3 Min Presentation

My presentation was on

Does it compute: The relationship between educational technology and student academic achievement in mathematics. 

by Harold Wenglinsky

Click here to have access to the article.

The findings included the significance of the usage of computers in the classrooms as opposed to the presence of computers in the classrooms.

Higher order thinking use of computers are highly recommended and that teachers should receive proper professional development training in order to implement proper technology use in the curriculum.

4th and 8th graders both had better academic outcomes in mathematics when computer technology was used for higher order thinking skills and learning games.

EVERYBODY GOOD JOB on your presentations! They were awesome.

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About marialarahwang

Doctoral student at Teachers College, Columbia University.

6 responses to “3 Min Presentation”

  1. Christine Hoyt says :

    Maria,
    Thanks for kicking off our presentations last week. I thought you chose a very interesting topic, and I was glad that you addressed the issue of the digital divide. Who has access to computers in the classroom, and at home, cannot be overlooked in these studies.

    Reading your article, the study found that for eighth graders, “frequency of home use was positively related to academic achievement”, but the frequency of school computer use was “negatively related to academic achievement.”

    So, if students only have access to computers at school, I agree with your closing thoughts that teachers need to be trained on how to focus on higher order thinking projects that utilize the computers, in order to maximize their benefits in the classroom.

    • Jennifer Yuewen Jiang says :

      I also find this topic interesting and noteworthy. I agree that teachers need to be trained professionally so as to guide students in using technology for academic use more efficiently.
      In my opinion, with the help of technology, boring math problems can be more fun, and provoke students’ interest better. Proper use of computers under professional guidances could help improve students’ grades, I think.

    • marialarahwang says :

      Thanks for your feedback Christine.

      Yes, I noticed that there was a positive relationship between frequency of home computer use and academic achievement for only the eighth graders.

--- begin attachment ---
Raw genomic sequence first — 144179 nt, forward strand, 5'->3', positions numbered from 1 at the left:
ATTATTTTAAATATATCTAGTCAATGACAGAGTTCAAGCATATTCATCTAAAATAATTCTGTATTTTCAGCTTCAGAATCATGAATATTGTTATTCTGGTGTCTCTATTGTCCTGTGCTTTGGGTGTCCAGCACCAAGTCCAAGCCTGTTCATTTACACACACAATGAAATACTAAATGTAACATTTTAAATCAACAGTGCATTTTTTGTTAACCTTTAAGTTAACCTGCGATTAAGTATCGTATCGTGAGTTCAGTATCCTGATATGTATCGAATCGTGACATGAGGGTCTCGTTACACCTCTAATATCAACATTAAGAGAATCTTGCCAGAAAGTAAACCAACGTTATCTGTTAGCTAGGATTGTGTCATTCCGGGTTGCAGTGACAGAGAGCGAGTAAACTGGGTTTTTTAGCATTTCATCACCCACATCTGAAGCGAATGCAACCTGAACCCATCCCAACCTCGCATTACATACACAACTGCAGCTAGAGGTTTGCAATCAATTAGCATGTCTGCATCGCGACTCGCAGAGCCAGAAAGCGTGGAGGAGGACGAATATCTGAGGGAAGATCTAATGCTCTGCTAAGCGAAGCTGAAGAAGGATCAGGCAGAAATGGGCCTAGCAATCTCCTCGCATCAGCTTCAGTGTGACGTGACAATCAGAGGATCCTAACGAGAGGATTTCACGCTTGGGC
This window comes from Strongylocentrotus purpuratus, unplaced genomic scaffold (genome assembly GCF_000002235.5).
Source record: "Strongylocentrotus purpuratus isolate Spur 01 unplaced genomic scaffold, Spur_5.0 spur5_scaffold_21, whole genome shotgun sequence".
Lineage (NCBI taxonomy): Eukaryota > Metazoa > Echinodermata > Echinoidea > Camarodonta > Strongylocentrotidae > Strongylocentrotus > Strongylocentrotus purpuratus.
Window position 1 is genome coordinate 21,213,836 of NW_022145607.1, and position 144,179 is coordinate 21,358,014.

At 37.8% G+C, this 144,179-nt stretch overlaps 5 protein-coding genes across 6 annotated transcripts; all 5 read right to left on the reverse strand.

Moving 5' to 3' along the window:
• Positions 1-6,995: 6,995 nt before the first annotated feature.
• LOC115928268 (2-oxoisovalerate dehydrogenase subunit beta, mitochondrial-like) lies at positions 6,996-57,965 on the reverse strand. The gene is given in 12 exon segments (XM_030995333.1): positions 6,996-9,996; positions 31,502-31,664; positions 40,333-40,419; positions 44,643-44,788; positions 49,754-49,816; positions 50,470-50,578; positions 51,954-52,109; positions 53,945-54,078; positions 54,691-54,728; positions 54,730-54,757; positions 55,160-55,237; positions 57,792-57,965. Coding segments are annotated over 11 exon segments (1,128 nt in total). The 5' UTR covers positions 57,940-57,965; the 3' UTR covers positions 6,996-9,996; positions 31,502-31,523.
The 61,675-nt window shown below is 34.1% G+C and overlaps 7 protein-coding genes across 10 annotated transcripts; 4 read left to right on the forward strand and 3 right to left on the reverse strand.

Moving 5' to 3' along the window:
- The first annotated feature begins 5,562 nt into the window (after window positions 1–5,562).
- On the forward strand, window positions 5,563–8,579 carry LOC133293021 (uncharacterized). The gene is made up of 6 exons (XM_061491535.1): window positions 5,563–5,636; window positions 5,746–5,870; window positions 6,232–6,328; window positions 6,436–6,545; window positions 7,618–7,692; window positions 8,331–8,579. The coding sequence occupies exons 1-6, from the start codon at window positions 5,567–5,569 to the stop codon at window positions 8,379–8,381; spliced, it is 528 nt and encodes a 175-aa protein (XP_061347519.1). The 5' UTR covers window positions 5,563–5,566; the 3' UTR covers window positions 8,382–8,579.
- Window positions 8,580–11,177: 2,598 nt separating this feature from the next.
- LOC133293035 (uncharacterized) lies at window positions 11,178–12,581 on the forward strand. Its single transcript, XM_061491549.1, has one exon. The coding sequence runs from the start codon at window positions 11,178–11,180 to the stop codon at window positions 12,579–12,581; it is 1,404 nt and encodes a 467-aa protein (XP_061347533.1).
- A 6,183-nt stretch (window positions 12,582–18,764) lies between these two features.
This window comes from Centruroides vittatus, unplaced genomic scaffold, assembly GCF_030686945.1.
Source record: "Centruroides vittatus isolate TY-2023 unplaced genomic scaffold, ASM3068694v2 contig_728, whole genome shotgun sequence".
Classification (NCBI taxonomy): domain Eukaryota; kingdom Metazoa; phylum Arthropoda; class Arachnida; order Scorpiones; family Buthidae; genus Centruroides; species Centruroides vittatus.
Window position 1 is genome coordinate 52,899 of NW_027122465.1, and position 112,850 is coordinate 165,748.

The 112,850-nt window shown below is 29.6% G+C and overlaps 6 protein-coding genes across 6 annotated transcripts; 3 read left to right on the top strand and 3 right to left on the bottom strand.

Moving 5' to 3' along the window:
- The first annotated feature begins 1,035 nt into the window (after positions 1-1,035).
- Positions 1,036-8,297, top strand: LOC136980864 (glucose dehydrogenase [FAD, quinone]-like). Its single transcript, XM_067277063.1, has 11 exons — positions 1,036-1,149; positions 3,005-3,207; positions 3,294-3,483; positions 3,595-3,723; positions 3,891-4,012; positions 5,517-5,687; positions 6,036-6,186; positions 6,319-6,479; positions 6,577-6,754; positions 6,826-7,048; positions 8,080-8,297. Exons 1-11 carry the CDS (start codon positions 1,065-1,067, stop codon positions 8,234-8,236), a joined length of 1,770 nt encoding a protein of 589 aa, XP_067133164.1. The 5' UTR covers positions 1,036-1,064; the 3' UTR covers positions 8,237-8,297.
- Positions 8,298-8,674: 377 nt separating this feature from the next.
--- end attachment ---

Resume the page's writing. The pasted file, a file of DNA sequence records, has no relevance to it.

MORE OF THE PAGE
I was not really sure why this occurred only for eighth graders and not for fourth graders and also why home computer use was positively related while school computer use was negatively related to academic achievement. I wish there was more elaboration on that particular matter.

      But you are right! At this point with this data we have at least one thing is clear: we need to make the most out of school computer use so that students benefit from it, whether they have home computer access or not.

  2. Jennifer Yuewen Jiang says :

    I also find this topic interesting and noteworthy. I agree that teachers need to be trained professionally so as to guide students in using technology for academic use more efficiently.
    In my opinion, with the help of technology, boring math problems can be more fun, and provoke students’ interest better. Proper use of computers under professional guidances could help improve students’ grades, I think.

    • marialarahwang says :

      Yes I totally agree with you Yuewen.

      I was at a workshop yesterday called digital storytelling in the classrooms and it was great except that I could see how making digital stories and videos in every single class except in mathematics.

      I mean students could definitely make a story of how they initially solved a problem and came to a roadblock and then with some research found a solution to a complex problem…but what would other students learn from that?

      Can anyone think of a good example for using digital storytelling in a mathematical context?

  3. bankcolumbia says :

    Nice to hear a presentation about technology in the classrooms from a cool teacher likes you.

    To use computer program to teach Math is one of powerful tools to improve academic performance.

    In addition, it possibly increase student attentiveness and engagement with teachers in the classrooms. At Game for Learning Institue, we conducted a research, using a video game to teach students Mathematics “Angle”. I could see how students engage with the game and I hear good feedbacks from students how they enjoy learning by playing a game.

    As a result, I believe that technology can also help students to feel interested in learning difficult (sometime boring) subjects, for example, history. In the future, we might be able to see second world of “American History” which allows students to be able to experience and interact with people from the history and learn from them.

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